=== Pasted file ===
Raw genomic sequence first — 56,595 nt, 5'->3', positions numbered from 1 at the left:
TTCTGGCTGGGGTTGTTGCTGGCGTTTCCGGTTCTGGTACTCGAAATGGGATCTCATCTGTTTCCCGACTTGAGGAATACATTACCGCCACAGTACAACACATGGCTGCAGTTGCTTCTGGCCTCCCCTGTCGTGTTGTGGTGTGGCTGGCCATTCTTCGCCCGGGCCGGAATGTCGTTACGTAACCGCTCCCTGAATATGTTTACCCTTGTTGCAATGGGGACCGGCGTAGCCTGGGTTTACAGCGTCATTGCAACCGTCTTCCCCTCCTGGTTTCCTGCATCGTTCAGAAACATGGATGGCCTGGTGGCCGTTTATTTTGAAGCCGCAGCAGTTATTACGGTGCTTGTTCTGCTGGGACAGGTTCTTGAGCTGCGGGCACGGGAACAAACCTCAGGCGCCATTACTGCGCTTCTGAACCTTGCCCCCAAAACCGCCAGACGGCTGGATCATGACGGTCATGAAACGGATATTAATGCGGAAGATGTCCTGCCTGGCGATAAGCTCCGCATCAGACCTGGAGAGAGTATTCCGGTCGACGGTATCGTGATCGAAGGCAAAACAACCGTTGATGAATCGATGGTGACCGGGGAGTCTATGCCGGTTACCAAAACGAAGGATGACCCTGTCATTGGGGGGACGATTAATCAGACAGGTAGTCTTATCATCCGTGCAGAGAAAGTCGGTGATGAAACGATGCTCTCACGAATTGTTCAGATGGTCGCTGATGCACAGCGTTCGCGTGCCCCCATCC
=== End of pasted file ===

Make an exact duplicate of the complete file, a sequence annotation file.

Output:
Raw genomic sequence first — 56,595 nt, 5'->3', positions numbered from 1 at the left:
TTCTGGCTGGGGTTGTTGCTGGCGTTTCCGGTTCTGGTACTCGAAATGGGATCTCATCTGTTTCCCGACTTGAGGAATACATTACCGCCACAGTACAACACATGGCTGCAGTTGCTTCTGGCCTCCCCTGTCGTGTTGTGGTGTGGCTGGCCATTCTTCGCCCGGGCCGGAATGTCGTTACGTAACCGCTCCCTGAATATGTTTACCCTTGTTGCAATGGGGACCGGCGTAGCCTGGGTTTACAGCGTCATTGCAACCGTCTTCCCCTCCTGGTTTCCTGCATCGTTCAGAAACATGGATGGCCTGGTGGCCGTTTATTTTGAAGCCGCAGCAGTTATTACGGTGCTTGTTCTGCTGGGACAGGTTCTTGAGCTGCGGGCACGGGAACAAACCTCAGGCGCCATTACTGCGCTTCTGAACCTTGCCCCCAAAACCGCCAGACGGCTGGATCATGACGGTCATGAAACGGATATTAATGCGGAAGATGTCCTGCCTGGCGATAAGCTCCGCATCAGACCTGGAGAGAGTATTCCGGTCGACGGTATCGTGATCGAAGGCAAAACAACCGTTGATGAATCGATGGTGACCGGGGAGTCTATGCCGGTTACCAAAACGAAGGATGACCCTGTCATTGGGGGGACGATTAATCAGACAGGTAGTCTTATCATCCGTGCAGAGAAAGTCGGTGATGAAACGATGCTCTCACGAATTGTTCAGATGGTCGCTGATGCACAGCGTTCGCGTGCCCCCATCC